By Mary Clare Jalonick and Lisa Mascaro | Associated Press
WASHINGTON — Virginia Thomas, the wife of US Supreme Court Justice Clarence Thomas, says she regrets texting then-White House chief of staff Mark Meadows after the 2020 election, and he told the House committee on January 6 that he would “return them all.” if she could today.”
Thomas, known as Ginni, is a longtime conservative activist. In a transcript of the interview released by the panel on Friday, she told investigators she was “excited” after the election when she sent several text messages to Meadows urging him to stand firm with then-President Donald Trump, as he falsely claimed that there was fraud in the elections.
In the texts, he lamented the state of American politics, calling the election a “theft.” Thomas told the panel that he still feels there were election irregularities, but he believes that Joe Biden is the president of the United States.
“You know, it was an emotional moment,” Thomas told the committee. “I regret that these texts exist.”
The nine-member panel sought out Thomas’s interview, and she volunteered. Although Thomas urged Meadows to act, and she is married to one of the nine Supreme Court justices reviewing Trump’s election challenges at the time, investigators did not believe she played a significant role in Trump’s efforts to nullify the election or their inaction as the violent insurrection unfolded. Her name does not appear once in the committee’s final report released last week.
Still, the committee tried to talk to her as she put together a full account of the January 6, 2021 insurrection and the weeks before. The committee’s chair and vice chair, Rep. Bennie Thompson, D-Mississippi, and Rep. Liz Cheney, R-Wyoming, said the panel wanted to speak to her after her name appeared in communications with other witnesses.
Thomas’ attorney, Mark Paoletta, said in a statement Friday that his absence from the report was a conclusion that “was obvious from the start” and that his post-election activities were “minimal and conventional.”
In the interview, Thomas characterized herself as an “instigator” of Groundswell and other Conservative advocacy groups that have met weekly as a coalition for years. She and her husband are longtime partners with conservative lawyer John Eastman, an architect of the scheme for several 2020 battleground states to send alternative voters for Trump, rather than Biden.
Thomas said that while she was interested in filing allegations of voter fraud, she had largely stepped aside after the election because she felt her presence as the wife of Judge Thomas often “cooled off” the discussion. She insisted that she operated separately from her husband.
“It is ridiculous that anyone who knows my husband thinks that I can influence his jurisprudence,” she said. “The man is independent and stubborn.”
Thomas said during the interview that he was still concerned about voter fraud, but offered little evidence. Pressed by investigators about her post-election efforts to challenge the election results, Thomas demurred.
When told by the panel that Trump-aligned attorney Cleta Mitchell testified under oath that Thomas had questioned her about possible Georgia election fraud, Thomas said she couldn’t remember the conversation.
“I have no recollection of that,” Thomas told investigators. “All he was doing was looking for fraud and irregularities in the election, not annulling it.”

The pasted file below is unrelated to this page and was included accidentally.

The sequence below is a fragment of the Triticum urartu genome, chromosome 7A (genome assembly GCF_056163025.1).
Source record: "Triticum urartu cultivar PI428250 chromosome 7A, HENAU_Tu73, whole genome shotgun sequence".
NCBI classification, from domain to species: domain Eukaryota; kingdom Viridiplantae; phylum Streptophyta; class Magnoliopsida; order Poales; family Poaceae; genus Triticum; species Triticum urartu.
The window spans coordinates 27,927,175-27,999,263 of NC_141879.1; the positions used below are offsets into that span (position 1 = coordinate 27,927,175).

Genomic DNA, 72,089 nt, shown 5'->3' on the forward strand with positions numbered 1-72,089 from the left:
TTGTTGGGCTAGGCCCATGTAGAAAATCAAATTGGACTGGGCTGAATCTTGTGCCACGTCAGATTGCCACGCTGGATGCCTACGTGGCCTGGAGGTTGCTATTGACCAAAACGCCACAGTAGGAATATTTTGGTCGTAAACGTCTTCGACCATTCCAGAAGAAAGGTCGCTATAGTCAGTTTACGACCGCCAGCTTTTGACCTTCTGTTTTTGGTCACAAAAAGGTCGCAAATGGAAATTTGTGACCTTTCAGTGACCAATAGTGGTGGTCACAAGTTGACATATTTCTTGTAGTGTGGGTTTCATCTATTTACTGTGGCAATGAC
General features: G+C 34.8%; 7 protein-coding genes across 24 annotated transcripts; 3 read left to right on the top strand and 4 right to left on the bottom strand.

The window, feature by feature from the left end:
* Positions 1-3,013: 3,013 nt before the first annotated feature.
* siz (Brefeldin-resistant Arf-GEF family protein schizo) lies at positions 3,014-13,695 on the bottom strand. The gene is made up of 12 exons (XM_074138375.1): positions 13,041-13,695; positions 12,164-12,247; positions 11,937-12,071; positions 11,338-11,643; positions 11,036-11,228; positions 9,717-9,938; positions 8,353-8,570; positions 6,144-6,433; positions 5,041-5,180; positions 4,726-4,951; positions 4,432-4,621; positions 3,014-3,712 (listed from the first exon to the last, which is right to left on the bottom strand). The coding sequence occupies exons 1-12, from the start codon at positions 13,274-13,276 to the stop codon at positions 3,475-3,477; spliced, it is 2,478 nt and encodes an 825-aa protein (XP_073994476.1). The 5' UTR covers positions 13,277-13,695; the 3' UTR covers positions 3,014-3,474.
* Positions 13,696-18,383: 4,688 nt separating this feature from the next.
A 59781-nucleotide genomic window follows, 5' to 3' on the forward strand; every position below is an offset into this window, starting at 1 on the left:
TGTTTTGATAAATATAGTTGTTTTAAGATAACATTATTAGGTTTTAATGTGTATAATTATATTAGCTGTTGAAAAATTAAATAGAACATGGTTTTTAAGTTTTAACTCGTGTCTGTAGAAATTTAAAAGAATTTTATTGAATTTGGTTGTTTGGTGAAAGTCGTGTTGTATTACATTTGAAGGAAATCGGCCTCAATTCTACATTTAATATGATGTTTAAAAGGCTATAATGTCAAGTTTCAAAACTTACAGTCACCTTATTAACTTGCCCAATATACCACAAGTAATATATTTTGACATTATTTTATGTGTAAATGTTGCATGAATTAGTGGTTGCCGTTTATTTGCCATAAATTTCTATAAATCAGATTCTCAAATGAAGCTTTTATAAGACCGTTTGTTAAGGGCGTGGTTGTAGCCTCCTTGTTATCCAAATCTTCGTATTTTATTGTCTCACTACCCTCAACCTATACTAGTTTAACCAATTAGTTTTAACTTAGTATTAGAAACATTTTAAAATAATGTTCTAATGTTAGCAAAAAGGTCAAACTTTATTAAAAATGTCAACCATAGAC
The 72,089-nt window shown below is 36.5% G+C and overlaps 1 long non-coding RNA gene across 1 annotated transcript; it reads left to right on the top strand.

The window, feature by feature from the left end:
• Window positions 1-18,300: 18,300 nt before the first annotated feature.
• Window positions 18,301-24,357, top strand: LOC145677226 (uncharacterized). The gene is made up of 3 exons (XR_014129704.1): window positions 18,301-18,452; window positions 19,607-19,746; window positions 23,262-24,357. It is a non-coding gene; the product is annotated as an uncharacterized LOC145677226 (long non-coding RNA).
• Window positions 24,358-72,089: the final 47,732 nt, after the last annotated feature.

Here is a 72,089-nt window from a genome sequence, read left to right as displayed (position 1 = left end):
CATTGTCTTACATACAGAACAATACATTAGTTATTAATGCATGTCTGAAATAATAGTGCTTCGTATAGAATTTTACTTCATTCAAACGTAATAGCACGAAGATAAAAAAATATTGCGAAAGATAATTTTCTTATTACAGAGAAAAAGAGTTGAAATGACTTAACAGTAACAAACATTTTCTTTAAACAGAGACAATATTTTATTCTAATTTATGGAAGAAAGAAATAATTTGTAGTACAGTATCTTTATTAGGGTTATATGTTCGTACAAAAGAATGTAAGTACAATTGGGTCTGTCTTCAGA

Several times, lawmakers dug deeper into Thomas’ responses, and she had few details to offer in return.
“I think I understood you to say that you never saw any list of fraud or wrongdoing,” Cheney asked him at one point.
“Right,” Thomas replied. “I know. I didn’t go very deep.”
“But are you sure that there was fraud and irregularities?” Cheney continued.
“I was hearing about it, Congressman, from a lot of people that I trust,” Thomas said.
Cheney asked Thomas if he was aware that he had been told by Trump’s own advisers, the attorney general and others that there was no fraud that would change the outcome of the election.
“That was news to me, Congressman,” Thomas responded.
Cheney asked when he realized that.
“I think some time after this committee began its work,” Thomas responded.
But Thomas said that even if he had been aware, he would not change his views. “I just think there are still concerns,” Thomas said, as he acknowledged that Biden is president.
Time and again, the panel confronted Thomas in his own words, including a text message to Meadows a week after the election in which he suggested that attorney Sidney Powell “will help the cavalry come and expose the fraud and save To united states”. Powell was behind some of the most outrageous claims by Trump allies, including that foreign countries were hacking into voting machines.
Thomas explained to investigators that he did not really know Powell at the time, and as he learned more over the next several weeks, “I got off that bandwagon.”
He also told investigators that he contacted Trump’s son-in-law, Jared Kushner, while trying to encourage the defeated president’s team to investigate possible voter fraud after the 2020 election.
“I was trying to buoy him up and encourage him to hold his ground until all the evidence was in,” Thomas told investigators, writing to Kushner in an email.
At one point, he got the sympathy of the researchers.
“I think it could be a unanimous opinion from everyone on this call and in this room that I don’t know how many of you would want your text messages made public on the front page of The Washington Post,” Thomas said, referring to early reports of your communications.
“I get it,” said California Rep. Adam Schiff, a Democratic member of the committee. And I’m sure you’re right, no one would like to see his personal texts in the newspaper.
Associated Press writer Eric Tucker contributed to this report.